Meet Tampa Bay's most influential people of 2022
Welcome to our inaugural annual Power Players list, a chance to look back at leaders who left their marks on Tampa Bay this year.
Why it matters: These are the people you need to know. Whether you like them or not, there's no doubt these individuals (and one group) are influential.
How it works: We selected these power players using our own expertise, polling readers, and through interviews with influential people.
- The unscientific list is produced entirely by the Axios Local editorial team and is not influenced by advertising in any way.
Here's where we landed ...
1. Reshaping Tampa: Jeff Vinik and Darryl Shaw
Any conversation about power in Tampa Bay this year will settle quickly on the two men who've been reshaping and remodeling downtown Tampa's eastern edge and Ybor City.
In Water Street Tampa, Jeff Vinik and Strategic Property Partners have built a city inside of a city in a few years time, rivaling even V.M. Ybor in leaving a mark on Tampa's built history.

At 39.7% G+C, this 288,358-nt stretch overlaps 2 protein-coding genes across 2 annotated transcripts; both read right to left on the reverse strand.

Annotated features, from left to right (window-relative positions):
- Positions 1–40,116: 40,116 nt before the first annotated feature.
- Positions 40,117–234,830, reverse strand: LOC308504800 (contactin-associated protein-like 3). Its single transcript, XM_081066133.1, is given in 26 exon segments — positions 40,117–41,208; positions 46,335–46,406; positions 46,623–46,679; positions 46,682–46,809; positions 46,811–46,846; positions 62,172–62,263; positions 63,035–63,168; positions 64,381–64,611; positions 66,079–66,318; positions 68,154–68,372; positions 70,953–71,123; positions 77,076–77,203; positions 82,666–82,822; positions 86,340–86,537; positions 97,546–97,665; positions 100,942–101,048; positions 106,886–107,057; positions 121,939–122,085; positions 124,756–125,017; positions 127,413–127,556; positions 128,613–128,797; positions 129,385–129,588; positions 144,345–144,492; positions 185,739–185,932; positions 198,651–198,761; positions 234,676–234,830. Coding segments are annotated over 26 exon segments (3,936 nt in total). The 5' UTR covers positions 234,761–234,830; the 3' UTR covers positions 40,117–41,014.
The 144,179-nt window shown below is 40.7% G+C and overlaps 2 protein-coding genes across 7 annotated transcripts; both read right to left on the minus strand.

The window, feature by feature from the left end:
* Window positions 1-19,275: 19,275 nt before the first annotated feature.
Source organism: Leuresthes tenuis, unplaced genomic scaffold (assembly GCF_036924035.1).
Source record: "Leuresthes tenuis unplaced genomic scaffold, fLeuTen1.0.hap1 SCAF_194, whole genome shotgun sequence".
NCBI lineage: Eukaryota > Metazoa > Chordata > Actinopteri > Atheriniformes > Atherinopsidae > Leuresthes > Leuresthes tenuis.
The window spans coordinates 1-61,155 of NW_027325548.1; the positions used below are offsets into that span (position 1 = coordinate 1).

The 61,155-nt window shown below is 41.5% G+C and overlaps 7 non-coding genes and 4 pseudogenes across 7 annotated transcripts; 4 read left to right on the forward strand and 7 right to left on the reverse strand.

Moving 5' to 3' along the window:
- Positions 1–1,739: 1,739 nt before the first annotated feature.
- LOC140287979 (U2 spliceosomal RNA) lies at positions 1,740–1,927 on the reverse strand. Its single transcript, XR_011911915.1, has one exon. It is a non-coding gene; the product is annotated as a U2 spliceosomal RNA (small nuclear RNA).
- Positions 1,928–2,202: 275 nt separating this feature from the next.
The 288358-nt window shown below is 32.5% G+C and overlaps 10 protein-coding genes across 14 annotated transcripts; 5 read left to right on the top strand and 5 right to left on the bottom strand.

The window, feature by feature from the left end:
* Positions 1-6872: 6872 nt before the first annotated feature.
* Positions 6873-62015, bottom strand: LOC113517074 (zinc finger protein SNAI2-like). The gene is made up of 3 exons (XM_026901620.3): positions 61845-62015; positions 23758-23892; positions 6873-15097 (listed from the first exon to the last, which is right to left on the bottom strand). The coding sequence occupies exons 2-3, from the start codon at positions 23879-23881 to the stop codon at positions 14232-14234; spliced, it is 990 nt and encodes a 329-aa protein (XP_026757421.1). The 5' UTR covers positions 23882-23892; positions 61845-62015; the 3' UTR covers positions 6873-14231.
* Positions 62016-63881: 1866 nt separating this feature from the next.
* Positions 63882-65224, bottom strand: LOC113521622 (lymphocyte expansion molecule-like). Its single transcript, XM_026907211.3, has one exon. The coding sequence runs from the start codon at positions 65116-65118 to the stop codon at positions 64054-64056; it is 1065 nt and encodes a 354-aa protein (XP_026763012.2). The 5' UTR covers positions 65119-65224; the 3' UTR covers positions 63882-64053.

- With a $3.5 billion investment, the company has helped transform a previously barren and warehouse-filled section of downtown, situated around the Amalie Arena, where the hockey team Vinik bought in 2010 has since won two Stanley Cups.
Biggest move of 2022: Vinik sold a minority share of the Lightning to Arctos Sports Partners, a private equity firm based in New York and Dallas.
In the works: Lobbying the league for an outdoor hockey game in Tampa.
After quietly buying up derelict properties over a decade, Darryl Shaw is lovingly restoring and rebuilding historic Ybor City and planning a massive new development called Gas Worx just a plank's walk away from Water Street.
- Civic leaders respect the man who grew up in Carrollwood Village, graduated Berkeley Prep and bought his first building in Ybor City at age 22 — a failed project.
- Now he's building a $500 million mixed-use district that spans 50 acres between Ybor City and Channelside.
Biggest move of 2022: Shaw is under contract to buy some 26 acres along Ybor Channel.